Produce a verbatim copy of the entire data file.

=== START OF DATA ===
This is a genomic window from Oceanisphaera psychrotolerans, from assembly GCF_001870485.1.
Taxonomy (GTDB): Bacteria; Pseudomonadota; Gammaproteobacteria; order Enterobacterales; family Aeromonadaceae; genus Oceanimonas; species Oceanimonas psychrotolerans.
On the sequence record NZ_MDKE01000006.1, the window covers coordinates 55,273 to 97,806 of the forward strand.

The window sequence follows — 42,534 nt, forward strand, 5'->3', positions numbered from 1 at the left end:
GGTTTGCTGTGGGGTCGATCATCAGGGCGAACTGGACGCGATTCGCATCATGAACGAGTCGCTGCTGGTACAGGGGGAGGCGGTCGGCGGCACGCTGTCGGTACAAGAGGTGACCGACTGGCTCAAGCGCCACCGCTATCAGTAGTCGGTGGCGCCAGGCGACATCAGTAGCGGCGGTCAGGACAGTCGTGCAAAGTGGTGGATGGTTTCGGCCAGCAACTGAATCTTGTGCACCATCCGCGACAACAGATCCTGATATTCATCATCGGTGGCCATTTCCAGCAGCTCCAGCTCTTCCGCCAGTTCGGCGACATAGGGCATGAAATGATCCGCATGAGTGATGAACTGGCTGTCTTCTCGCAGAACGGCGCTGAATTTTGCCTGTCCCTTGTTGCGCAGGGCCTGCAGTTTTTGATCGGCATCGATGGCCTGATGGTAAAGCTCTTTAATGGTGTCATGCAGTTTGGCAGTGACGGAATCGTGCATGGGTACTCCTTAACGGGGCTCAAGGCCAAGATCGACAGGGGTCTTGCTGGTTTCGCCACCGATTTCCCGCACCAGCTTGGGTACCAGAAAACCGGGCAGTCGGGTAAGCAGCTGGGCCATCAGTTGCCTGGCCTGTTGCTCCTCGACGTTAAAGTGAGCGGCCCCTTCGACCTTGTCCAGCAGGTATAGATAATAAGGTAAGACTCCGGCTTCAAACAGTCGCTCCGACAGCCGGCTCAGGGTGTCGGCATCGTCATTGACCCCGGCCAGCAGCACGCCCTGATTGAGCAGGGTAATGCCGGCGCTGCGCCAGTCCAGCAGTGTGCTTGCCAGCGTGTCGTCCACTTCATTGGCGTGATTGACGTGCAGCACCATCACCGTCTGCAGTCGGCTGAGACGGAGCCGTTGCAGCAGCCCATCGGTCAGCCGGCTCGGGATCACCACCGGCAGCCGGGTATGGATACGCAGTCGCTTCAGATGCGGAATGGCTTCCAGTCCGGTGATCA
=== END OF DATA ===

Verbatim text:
This is a genomic window from Oceanisphaera psychrotolerans, from assembly GCF_001870485.1.
Taxonomy (GTDB): Bacteria; Pseudomonadota; Gammaproteobacteria; order Enterobacterales; family Aeromonadaceae; genus Oceanimonas; species Oceanimonas psychrotolerans.
On the sequence record NZ_MDKE01000006.1, the window covers coordinates 55,273 to 97,806 of the forward strand.

The window sequence follows — 42,534 nt, forward strand, 5'->3', positions numbered from 1 at the left end:
GGTTTGCTGTGGGGTCGATCATCAGGGCGAACTGGACGCGATTCGCATCATGAACGAGTCGCTGCTGGTACAGGGGGAGGCGGTCGGCGGCACGCTGTCGGTACAAGAGGTGACCGACTGGCTCAAGCGCCACCGCTATCAGTAGTCGGTGGCGCCAGGCGACATCAGTAGCGGCGGTCAGGACAGTCGTGCAAAGTGGTGGATGGTTTCGGCCAGCAACTGAATCTTGTGCACCATCCGCGACAACAGATCCTGATATTCATCATCGGTGGCCATTTCCAGCAGCTCCAGCTCTTCCGCCAGTTCGGCGACATAGGGCATGAAATGATCCGCATGAGTGATGAACTGGCTGTCTTCTCGCAGAACGGCGCTGAATTTTGCCTGTCCCTTGTTGCGCAGGGCCTGCAGTTTTTGATCGGCATCGATGGCCTGATGGTAAAGCTCTTTAATGGTGTCATGCAGTTTGGCAGTGACGGAATCGTGCATGGGTACTCCTTAACGGGGCTCAAGGCCAAGATCGACAGGGGTCTTGCTGGTTTCGCCACCGATTTCCCGCACCAGCTTGGGTACCAGAAAACCGGGCAGTCGGGTAAGCAGCTGGGCCATCAGTTGCCTGGCCTGTTGCTCCTCGACGTTAAAGTGAGCGGCCCCTTCGACCTTGTCCAGCAGGTATAGATAATAAGGTAAGACTCCGGCTTCAAACAGTCGCTCCGACAGCCGGCTCAGGGTGTCGGCATCGTCATTGACCCCGGCCAGCAGCACGCCCTGATTGAGCAGGGTAATGCCGGCGCTGCGCCAGTCCAGCAGTGTGCTTGCCAGCGTGTCGTCCACTTCATTGGCGTGATTGACGTGCAGCACCATCACCGTCTGCAGTCGGCTGAGACGGAGCCGTTGCAGCAGCCCATCGGTCAGCCGGCTCGGGATCACCACCGGCAGCCGGGTATGGATACGCAGTCGCTTCAGATGCGGAATGGCTTCCAGTCCGGTGATCA